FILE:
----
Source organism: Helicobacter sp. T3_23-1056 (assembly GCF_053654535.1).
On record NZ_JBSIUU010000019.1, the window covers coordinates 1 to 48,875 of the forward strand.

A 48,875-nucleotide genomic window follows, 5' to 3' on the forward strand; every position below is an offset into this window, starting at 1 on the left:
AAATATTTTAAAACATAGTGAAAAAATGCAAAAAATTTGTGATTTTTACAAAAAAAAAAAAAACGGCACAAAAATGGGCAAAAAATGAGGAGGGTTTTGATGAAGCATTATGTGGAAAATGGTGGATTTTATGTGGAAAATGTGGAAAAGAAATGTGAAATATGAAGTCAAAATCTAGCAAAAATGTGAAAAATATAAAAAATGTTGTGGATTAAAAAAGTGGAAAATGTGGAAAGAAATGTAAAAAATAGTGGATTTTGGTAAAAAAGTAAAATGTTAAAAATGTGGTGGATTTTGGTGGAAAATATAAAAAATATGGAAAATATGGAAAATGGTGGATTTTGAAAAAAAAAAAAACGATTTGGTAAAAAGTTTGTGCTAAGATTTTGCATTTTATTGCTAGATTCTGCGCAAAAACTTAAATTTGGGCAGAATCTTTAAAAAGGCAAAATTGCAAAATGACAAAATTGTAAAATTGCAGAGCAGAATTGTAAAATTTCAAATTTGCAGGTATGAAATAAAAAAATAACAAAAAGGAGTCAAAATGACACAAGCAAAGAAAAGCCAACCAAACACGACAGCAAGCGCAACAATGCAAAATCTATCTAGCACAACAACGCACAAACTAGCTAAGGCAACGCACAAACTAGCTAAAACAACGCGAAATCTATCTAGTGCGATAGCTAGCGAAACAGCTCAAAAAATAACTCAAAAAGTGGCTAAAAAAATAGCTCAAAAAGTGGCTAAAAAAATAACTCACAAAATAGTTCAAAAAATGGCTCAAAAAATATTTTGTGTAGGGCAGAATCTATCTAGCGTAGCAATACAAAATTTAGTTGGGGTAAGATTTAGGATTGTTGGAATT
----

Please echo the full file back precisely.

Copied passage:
Source organism: Helicobacter sp. T3_23-1056 (assembly GCF_053654535.1).
On record NZ_JBSIUU010000019.1, the window covers coordinates 1 to 48,875 of the forward strand.

A 48,875-nucleotide genomic window follows, 5' to 3' on the forward strand; every position below is an offset into this window, starting at 1 on the left:
AAATATTTTAAAACATAGTGAAAAAATGCAAAAAATTTGTGATTTTTACAAAAAAAAAAAAAACGGCACAAAAATGGGCAAAAAATGAGGAGGGTTTTGATGAAGCATTATGTGGAAAATGGTGGATTTTATGTGGAAAATGTGGAAAAGAAATGTGAAATATGAAGTCAAAATCTAGCAAAAATGTGAAAAATATAAAAAATGTTGTGGATTAAAAAAGTGGAAAATGTGGAAAGAAATGTAAAAAATAGTGGATTTTGGTAAAAAAGTAAAATGTTAAAAATGTGGTGGATTTTGGTGGAAAATATAAAAAATATGGAAAATATGGAAAATGGTGGATTTTGAAAAAAAAAAAAACGATTTGGTAAAAAGTTTGTGCTAAGATTTTGCATTTTATTGCTAGATTCTGCGCAAAAACTTAAATTTGGGCAGAATCTTTAAAAAGGCAAAATTGCAAAATGACAAAATTGTAAAATTGCAGAGCAGAATTGTAAAATTTCAAATTTGCAGGTATGAAATAAAAAAATAACAAAAAGGAGTCAAAATGACACAAGCAAAGAAAAGCCAACCAAACACGACAGCAAGCGCAACAATGCAAAATCTATCTAGCACAACAACGCACAAACTAGCTAAGGCAACGCACAAACTAGCTAAAACAACGCGAAATCTATCTAGTGCGATAGCTAGCGAAACAGCTCAAAAAATAACTCAAAAAGTGGCTAAAAAAATAGCTCAAAAAGTGGCTAAAAAAATAACTCACAAAATAGTTCAAAAAATGGCTCAAAAAATATTTTGTGTAGGGCAGAATCTATCTAGCGTAGCAATACAAAATTTAGTTGGGGTAAGATTTAGGATTGTTGGAATT